Stampede talent show competitors impress judges


Seventeen-year-old Mariya Soetaert performs in front of a large crowd at the Ponoka Stampede talent show on June 29. Soetaert was chosen as the winner out of more than 50 hopefuls and was awarded with $1


From more than 50 applicants, to 10, then down to one, the 2011 Ponoka Stampede Talent Show winner has been crowned.

Seventeen-year-old Mariya Soetaert of Stavely sang her heart out at the Stampede grounds on June 29 and took home $1,000 and a Ponoka Stampede leather jacket.

“I’m so excited,” said Soetaert. “I’m so glad that I had this opportunity.

“I’ve been in competitions like this before and placed, but this is the first time I have ever won.”

Soetaert battled against nine other competitors at the talent show, which drew a large crowd on the infield of the grounds.

After all 10 were given the chance to perform, the three finalists were brought to the front of the stage where representatives from KG Country announced the winner.

Finalists also had an opportunity of a lifetime — playing with country superstar Gord Bamford’s band.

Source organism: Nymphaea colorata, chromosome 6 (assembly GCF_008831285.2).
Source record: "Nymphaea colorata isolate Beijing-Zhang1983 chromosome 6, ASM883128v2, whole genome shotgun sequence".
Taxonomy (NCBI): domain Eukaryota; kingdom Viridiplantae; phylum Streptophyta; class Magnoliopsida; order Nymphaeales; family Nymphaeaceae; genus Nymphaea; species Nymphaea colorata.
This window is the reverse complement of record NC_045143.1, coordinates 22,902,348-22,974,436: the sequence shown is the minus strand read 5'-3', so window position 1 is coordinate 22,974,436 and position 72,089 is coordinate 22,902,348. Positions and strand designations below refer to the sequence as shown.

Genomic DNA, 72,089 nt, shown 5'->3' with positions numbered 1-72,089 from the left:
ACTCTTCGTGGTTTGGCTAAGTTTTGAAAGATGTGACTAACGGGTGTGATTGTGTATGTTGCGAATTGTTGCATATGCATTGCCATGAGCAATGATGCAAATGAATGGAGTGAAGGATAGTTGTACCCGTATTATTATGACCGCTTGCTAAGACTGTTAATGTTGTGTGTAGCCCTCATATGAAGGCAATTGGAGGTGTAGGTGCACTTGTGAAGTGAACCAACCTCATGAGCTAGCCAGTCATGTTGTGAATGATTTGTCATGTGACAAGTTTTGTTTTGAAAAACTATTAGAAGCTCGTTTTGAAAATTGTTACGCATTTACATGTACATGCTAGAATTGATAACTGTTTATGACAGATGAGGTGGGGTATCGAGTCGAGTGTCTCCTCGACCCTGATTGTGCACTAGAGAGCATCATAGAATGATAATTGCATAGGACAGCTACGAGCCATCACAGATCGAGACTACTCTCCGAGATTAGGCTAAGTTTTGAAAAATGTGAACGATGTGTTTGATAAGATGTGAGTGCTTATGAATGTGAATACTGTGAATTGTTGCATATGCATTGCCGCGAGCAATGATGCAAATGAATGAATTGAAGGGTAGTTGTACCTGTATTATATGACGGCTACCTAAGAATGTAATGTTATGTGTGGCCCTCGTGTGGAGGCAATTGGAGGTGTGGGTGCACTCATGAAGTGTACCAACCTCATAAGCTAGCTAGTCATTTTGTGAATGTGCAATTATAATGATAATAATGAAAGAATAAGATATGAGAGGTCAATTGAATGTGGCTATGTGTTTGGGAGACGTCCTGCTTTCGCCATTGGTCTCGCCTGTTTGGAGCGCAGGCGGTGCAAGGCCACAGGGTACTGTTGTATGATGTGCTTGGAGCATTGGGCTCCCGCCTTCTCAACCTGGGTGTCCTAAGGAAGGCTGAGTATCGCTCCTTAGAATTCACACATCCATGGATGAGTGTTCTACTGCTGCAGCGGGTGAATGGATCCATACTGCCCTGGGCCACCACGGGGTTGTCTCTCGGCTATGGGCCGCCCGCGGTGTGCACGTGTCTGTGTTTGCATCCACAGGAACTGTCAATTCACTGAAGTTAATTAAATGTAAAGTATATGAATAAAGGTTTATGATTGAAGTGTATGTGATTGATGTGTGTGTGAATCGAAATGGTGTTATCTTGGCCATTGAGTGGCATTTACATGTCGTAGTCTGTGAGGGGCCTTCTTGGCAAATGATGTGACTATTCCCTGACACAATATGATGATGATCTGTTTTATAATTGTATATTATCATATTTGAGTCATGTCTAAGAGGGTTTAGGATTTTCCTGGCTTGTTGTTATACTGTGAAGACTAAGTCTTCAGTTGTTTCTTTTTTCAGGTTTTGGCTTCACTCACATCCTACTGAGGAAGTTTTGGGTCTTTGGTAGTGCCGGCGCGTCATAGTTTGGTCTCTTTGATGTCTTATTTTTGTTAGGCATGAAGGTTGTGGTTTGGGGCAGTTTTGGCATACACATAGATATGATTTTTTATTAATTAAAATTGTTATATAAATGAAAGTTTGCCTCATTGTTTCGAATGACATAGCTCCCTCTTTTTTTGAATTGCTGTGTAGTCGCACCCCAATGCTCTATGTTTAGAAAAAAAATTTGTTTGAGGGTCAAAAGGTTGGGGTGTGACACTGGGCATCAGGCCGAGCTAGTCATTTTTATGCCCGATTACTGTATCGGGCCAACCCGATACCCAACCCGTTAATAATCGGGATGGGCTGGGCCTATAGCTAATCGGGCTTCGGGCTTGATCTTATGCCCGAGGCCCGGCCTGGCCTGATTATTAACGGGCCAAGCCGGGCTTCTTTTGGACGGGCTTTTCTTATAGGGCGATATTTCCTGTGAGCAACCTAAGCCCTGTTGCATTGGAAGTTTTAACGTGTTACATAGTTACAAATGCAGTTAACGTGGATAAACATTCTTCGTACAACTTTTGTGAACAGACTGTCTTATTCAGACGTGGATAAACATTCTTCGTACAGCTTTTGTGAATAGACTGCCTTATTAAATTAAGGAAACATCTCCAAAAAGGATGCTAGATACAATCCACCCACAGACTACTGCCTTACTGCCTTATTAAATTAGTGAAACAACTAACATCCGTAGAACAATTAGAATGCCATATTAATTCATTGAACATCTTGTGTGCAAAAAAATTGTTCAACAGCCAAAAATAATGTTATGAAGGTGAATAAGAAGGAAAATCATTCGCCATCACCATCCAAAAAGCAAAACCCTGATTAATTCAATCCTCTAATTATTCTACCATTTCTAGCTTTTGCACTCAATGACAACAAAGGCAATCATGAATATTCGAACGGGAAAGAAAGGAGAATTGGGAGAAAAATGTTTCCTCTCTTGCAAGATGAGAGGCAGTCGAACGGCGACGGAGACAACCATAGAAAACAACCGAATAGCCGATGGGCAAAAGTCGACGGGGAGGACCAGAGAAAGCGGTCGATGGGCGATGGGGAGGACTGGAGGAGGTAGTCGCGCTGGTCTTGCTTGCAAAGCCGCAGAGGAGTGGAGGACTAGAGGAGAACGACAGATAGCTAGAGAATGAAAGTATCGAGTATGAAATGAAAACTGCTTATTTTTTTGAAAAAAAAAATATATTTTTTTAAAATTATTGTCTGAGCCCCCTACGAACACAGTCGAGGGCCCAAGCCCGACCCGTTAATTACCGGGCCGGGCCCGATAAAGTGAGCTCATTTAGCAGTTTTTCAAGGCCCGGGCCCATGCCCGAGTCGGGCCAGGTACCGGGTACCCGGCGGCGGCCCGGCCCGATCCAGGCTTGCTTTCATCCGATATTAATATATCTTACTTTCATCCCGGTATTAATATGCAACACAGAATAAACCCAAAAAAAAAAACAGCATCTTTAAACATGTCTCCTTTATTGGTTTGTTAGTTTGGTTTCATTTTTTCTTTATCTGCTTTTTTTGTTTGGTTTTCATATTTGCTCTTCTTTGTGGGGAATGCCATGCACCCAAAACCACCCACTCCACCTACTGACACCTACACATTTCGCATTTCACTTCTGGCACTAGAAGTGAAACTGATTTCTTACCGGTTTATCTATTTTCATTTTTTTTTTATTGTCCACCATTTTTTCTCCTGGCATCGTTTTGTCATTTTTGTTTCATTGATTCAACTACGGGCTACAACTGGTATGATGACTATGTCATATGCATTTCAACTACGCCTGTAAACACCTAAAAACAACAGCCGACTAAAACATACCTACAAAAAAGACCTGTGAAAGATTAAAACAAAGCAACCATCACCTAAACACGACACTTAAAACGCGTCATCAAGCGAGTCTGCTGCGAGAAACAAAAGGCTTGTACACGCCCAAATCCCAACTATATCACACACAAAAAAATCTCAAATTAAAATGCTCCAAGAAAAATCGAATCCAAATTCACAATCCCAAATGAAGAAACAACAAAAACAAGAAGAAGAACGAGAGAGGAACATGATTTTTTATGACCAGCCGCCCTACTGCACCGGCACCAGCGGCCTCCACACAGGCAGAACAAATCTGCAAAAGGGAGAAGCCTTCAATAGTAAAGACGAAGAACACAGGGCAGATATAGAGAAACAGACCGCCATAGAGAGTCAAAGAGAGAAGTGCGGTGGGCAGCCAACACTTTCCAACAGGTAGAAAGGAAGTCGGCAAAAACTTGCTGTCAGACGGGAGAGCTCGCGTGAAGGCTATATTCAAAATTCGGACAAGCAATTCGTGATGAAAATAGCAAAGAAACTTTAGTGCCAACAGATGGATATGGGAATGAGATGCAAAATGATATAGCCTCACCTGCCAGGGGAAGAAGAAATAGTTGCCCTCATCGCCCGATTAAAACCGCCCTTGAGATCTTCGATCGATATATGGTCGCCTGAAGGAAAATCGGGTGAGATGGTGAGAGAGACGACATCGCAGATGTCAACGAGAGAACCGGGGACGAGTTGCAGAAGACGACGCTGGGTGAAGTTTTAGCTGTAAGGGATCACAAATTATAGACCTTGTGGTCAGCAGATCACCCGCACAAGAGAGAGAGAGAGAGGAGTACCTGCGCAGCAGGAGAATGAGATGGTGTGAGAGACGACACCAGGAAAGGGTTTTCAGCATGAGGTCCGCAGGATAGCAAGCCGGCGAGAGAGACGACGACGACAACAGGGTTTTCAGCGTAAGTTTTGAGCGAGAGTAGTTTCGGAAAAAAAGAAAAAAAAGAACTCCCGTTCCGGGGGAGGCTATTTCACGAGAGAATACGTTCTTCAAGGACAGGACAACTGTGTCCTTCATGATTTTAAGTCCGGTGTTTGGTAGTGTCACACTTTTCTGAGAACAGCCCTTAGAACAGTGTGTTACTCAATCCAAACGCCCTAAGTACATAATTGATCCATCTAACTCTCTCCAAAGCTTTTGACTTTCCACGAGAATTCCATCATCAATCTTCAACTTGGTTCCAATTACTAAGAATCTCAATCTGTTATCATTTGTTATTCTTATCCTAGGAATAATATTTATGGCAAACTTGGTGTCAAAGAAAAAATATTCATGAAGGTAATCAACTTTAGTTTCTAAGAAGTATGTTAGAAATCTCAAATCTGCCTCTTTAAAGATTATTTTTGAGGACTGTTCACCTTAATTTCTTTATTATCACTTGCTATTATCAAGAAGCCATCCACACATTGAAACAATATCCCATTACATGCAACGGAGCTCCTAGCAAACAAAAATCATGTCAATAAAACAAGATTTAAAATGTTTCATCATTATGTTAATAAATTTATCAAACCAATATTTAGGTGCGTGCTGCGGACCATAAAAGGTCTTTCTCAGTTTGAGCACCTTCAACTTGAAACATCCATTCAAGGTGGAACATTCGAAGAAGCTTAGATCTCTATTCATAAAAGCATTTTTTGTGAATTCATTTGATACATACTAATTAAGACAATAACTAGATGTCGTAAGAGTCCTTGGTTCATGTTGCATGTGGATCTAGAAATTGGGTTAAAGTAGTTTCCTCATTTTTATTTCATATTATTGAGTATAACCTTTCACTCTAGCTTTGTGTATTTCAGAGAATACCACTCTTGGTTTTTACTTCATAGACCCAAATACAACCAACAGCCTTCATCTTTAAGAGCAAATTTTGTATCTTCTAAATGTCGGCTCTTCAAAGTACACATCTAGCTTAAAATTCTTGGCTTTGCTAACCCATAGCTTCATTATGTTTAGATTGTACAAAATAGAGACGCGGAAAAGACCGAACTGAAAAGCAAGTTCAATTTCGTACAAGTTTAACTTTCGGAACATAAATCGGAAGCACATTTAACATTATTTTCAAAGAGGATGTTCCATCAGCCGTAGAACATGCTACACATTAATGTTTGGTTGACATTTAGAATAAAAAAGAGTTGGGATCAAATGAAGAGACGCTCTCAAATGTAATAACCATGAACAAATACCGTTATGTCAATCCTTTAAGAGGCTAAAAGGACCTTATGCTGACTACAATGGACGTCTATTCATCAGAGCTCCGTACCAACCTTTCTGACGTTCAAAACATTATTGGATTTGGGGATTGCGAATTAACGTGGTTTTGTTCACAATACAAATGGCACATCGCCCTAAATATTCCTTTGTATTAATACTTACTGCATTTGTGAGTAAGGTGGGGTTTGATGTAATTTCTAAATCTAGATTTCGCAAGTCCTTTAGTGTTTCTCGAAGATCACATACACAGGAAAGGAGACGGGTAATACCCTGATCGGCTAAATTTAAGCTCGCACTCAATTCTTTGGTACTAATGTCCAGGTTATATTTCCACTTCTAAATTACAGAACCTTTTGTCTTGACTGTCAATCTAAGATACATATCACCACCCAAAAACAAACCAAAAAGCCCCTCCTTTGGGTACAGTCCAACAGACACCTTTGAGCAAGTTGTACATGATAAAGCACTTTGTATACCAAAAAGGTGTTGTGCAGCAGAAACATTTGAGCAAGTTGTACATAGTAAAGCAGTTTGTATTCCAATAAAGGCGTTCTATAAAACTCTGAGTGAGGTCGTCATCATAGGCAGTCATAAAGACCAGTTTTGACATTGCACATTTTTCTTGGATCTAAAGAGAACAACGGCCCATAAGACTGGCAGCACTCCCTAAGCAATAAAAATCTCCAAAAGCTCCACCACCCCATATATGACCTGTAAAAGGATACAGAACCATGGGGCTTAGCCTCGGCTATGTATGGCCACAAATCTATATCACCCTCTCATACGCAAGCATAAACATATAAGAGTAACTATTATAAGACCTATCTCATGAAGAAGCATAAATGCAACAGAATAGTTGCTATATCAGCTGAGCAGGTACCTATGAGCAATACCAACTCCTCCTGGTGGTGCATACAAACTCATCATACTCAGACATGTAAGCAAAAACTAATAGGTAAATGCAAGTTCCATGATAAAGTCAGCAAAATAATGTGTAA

Bamford submerged himself into the event, helping out with auditions, judging and providing guidance for competitors.

“He is a very cool and humble guy,” said Soetaert. “He’s a great performer to watch and he talks with everyone and treats them like people.”

Soetaert says that the prize money will be used to pay off part of the recording costs for an EP that she is recording.

Soetaert started singing at a young age and developed a love for it.

“It’s always been a part of my family and a part of me and I hope to carry it wherever I go,” said Soetart. “It’s something that you always carry with you.”

Although there was one winner selected to win the $1,000 cash prize, the job was not easy on the judges — including Bamford.

“The talent was extremely good,” said Bam ford. “It was really close but luckily we were on the same page.”

“You always want to make sure that you pick the right people, but we all agreed on who the winner should be.”

Bamford also has a special connection to the Ponoka Stampede Talent Show and central Alberta — he started his career there many years ago.

“It’s kind of natural for me to be out here, I feel right at home,” said the Lacombe native. “I don’t need to be treated like a superstar or anything, I’m just a normal person.”

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